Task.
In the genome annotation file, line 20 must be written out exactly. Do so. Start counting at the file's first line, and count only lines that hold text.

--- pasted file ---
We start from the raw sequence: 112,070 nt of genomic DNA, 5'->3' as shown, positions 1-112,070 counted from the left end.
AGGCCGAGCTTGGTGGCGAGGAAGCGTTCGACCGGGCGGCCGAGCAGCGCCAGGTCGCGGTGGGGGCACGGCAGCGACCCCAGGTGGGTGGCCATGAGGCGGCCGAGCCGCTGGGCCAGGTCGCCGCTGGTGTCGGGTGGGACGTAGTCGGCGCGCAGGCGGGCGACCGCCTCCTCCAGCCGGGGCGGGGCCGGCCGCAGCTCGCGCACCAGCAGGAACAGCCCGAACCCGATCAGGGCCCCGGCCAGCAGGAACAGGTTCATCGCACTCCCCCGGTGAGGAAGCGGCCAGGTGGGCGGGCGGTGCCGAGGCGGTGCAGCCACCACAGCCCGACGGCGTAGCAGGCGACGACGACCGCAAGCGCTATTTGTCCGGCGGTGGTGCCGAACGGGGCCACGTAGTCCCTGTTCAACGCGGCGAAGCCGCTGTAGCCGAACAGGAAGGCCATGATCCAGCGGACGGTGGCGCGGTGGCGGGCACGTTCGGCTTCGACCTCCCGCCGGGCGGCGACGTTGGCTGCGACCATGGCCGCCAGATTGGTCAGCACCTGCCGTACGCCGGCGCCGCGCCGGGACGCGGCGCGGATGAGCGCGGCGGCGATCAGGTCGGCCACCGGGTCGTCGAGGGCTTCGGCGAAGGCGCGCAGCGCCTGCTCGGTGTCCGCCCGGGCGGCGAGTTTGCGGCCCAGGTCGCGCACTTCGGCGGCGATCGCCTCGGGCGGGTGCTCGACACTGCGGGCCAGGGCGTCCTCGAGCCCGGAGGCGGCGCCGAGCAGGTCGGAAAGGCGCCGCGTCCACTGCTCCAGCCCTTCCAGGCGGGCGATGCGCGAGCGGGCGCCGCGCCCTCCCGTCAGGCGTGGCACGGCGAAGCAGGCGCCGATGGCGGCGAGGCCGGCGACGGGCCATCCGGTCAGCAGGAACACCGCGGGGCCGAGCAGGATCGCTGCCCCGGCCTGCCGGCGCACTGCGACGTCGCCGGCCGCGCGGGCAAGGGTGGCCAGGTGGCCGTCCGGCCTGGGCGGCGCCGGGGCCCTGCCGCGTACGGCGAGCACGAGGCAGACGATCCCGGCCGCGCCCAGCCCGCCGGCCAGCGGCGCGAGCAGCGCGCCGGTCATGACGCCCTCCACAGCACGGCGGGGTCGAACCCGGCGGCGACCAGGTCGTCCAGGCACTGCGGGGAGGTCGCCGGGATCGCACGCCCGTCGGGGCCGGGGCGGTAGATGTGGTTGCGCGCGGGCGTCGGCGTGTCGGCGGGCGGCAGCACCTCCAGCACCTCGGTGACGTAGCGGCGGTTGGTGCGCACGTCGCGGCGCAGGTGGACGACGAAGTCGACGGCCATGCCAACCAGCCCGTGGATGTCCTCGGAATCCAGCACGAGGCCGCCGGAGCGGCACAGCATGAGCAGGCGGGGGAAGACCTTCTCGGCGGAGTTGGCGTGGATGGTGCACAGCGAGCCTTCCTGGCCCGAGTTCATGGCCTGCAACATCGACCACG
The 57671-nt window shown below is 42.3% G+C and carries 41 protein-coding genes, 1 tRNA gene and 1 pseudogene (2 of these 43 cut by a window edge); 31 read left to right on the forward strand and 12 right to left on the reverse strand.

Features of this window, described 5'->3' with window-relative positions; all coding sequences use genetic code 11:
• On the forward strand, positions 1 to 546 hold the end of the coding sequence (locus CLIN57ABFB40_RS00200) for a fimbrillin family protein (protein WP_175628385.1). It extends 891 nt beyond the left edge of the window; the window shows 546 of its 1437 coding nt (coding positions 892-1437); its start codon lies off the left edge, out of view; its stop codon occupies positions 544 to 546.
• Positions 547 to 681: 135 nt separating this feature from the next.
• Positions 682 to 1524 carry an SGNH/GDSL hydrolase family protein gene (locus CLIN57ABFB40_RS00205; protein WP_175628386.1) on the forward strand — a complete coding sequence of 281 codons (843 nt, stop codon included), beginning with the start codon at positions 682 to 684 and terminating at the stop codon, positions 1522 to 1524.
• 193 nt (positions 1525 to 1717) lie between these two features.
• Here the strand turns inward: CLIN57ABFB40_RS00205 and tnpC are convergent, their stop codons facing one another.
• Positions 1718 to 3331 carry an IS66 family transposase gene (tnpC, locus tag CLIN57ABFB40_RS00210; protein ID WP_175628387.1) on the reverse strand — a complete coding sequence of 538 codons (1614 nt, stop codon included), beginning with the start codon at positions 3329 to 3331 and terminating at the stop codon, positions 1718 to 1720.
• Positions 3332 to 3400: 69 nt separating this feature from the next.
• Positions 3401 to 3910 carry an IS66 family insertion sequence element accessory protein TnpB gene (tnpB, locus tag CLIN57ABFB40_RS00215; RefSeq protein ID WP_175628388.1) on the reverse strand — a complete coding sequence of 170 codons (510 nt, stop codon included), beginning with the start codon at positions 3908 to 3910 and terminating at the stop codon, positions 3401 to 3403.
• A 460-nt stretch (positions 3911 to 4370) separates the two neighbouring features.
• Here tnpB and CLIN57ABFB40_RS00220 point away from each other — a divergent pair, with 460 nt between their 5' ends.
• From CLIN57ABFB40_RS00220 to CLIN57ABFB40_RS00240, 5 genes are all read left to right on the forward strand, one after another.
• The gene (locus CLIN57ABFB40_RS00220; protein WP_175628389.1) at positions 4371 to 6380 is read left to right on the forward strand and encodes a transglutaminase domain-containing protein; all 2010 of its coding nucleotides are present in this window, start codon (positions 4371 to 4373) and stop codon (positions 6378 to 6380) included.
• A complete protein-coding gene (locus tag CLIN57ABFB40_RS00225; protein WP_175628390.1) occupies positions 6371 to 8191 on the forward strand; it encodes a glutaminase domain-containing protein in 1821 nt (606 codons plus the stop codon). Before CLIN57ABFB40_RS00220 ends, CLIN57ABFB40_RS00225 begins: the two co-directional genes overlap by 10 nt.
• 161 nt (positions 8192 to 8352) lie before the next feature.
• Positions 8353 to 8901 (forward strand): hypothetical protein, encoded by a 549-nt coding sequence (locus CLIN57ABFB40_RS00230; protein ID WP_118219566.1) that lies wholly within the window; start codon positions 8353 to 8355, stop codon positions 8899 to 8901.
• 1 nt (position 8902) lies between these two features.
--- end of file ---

• 1 nt (position 8902) lies between these two features.